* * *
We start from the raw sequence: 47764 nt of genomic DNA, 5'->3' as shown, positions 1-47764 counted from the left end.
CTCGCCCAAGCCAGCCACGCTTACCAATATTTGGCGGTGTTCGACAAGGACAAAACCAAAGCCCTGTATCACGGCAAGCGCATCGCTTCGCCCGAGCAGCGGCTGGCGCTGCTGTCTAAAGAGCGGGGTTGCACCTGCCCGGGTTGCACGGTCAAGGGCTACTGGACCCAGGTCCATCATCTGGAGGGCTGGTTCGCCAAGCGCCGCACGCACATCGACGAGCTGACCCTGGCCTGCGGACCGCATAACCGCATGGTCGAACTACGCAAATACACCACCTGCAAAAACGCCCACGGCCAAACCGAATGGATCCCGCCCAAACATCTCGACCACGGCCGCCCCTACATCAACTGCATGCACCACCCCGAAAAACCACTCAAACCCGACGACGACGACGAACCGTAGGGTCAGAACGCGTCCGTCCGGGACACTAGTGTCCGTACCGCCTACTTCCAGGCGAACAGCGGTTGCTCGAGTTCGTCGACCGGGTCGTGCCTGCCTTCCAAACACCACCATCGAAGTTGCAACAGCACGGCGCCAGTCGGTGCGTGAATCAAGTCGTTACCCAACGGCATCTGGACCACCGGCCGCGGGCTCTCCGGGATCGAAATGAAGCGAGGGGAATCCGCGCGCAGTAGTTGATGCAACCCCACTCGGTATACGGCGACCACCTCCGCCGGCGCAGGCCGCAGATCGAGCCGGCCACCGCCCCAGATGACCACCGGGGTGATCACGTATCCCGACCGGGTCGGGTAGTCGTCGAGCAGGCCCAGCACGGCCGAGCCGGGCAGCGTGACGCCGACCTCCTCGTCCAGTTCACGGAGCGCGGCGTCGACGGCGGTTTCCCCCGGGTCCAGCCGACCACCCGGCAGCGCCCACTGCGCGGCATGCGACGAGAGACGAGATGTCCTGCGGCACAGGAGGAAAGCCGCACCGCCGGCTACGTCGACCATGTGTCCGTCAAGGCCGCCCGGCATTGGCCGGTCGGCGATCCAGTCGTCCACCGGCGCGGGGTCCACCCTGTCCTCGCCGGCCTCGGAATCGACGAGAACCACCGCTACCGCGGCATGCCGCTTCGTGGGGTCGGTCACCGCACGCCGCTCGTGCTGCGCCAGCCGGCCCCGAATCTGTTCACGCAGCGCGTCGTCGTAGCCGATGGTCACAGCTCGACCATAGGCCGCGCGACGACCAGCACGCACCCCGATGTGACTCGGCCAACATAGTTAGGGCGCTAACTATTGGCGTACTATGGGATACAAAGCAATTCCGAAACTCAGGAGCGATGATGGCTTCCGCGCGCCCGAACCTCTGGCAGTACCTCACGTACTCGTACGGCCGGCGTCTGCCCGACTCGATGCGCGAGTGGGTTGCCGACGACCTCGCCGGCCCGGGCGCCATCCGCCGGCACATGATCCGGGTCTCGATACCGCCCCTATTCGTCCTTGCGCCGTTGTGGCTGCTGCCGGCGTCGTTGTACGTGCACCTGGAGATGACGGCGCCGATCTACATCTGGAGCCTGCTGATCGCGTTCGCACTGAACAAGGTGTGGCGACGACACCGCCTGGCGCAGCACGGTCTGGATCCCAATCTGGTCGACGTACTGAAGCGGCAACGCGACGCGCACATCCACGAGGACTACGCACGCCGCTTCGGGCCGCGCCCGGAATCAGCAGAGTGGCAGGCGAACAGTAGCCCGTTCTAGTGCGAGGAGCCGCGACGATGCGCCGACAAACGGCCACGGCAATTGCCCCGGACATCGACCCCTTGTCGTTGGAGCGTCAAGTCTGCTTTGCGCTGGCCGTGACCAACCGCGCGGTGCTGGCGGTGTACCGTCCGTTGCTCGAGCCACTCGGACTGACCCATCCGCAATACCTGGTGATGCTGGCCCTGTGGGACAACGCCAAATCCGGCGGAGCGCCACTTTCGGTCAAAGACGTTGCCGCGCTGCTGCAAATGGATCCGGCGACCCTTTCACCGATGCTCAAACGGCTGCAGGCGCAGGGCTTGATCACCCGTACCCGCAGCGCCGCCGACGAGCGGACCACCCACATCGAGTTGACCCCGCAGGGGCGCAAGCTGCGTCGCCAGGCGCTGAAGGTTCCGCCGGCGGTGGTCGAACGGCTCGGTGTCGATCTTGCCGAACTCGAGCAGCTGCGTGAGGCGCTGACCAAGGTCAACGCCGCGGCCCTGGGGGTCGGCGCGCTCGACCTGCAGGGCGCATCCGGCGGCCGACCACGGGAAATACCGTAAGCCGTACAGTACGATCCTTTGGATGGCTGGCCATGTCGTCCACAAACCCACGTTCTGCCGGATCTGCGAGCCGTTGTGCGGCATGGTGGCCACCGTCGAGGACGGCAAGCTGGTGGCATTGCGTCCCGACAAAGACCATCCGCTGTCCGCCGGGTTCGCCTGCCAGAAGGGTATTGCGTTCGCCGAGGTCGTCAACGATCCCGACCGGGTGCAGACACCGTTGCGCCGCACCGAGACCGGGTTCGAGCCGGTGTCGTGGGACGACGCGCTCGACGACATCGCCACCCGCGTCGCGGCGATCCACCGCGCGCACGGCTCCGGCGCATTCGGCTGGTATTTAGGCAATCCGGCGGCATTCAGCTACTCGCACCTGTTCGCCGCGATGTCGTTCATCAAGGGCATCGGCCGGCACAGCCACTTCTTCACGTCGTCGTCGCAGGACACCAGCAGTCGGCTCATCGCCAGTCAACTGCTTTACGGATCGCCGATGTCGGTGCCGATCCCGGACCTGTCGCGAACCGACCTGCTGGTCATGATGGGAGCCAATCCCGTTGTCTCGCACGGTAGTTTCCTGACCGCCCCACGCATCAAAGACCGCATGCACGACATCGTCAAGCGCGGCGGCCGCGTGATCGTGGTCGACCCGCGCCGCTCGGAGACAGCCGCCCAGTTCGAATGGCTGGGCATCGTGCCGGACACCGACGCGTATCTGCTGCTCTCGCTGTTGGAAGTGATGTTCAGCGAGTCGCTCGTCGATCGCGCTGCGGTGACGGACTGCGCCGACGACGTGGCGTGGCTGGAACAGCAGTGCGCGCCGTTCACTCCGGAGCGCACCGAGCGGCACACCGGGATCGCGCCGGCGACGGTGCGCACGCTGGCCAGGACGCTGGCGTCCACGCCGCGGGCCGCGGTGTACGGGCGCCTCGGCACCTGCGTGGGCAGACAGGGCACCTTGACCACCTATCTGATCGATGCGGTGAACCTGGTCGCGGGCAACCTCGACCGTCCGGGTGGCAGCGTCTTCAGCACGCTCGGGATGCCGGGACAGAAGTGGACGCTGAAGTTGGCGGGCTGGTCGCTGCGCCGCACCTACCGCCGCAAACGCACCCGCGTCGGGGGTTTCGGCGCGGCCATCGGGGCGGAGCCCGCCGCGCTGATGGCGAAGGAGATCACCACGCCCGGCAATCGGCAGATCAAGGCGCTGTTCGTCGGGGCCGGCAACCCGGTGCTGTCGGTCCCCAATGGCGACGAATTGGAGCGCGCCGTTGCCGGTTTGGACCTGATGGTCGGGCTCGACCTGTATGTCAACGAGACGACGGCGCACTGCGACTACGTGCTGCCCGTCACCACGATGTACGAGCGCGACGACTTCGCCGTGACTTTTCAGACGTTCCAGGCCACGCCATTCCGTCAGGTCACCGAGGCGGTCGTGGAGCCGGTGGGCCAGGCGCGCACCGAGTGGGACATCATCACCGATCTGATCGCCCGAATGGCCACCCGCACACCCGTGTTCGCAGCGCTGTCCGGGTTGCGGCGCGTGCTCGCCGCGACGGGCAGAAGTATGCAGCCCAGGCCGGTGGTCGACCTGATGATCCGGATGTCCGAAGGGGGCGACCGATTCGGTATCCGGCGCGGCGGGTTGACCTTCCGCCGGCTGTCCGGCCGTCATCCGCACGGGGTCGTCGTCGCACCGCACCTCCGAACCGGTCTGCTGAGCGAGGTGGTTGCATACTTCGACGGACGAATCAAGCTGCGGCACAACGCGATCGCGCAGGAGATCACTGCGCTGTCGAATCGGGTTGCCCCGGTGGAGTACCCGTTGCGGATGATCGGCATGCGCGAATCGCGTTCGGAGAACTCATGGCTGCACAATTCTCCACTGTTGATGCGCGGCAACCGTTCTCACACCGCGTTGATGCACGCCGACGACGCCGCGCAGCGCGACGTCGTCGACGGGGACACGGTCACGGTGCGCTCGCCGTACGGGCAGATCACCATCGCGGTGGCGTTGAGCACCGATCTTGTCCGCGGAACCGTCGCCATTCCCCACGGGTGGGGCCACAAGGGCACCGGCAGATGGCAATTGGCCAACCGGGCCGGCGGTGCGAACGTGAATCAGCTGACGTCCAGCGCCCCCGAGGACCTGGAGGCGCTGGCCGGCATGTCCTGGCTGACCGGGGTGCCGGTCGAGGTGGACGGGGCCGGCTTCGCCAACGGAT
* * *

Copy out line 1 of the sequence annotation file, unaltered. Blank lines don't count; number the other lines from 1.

We start from the raw sequence: 47764 nt of genomic DNA, 5'->3' as shown, positions 1-47764 counted from the left end.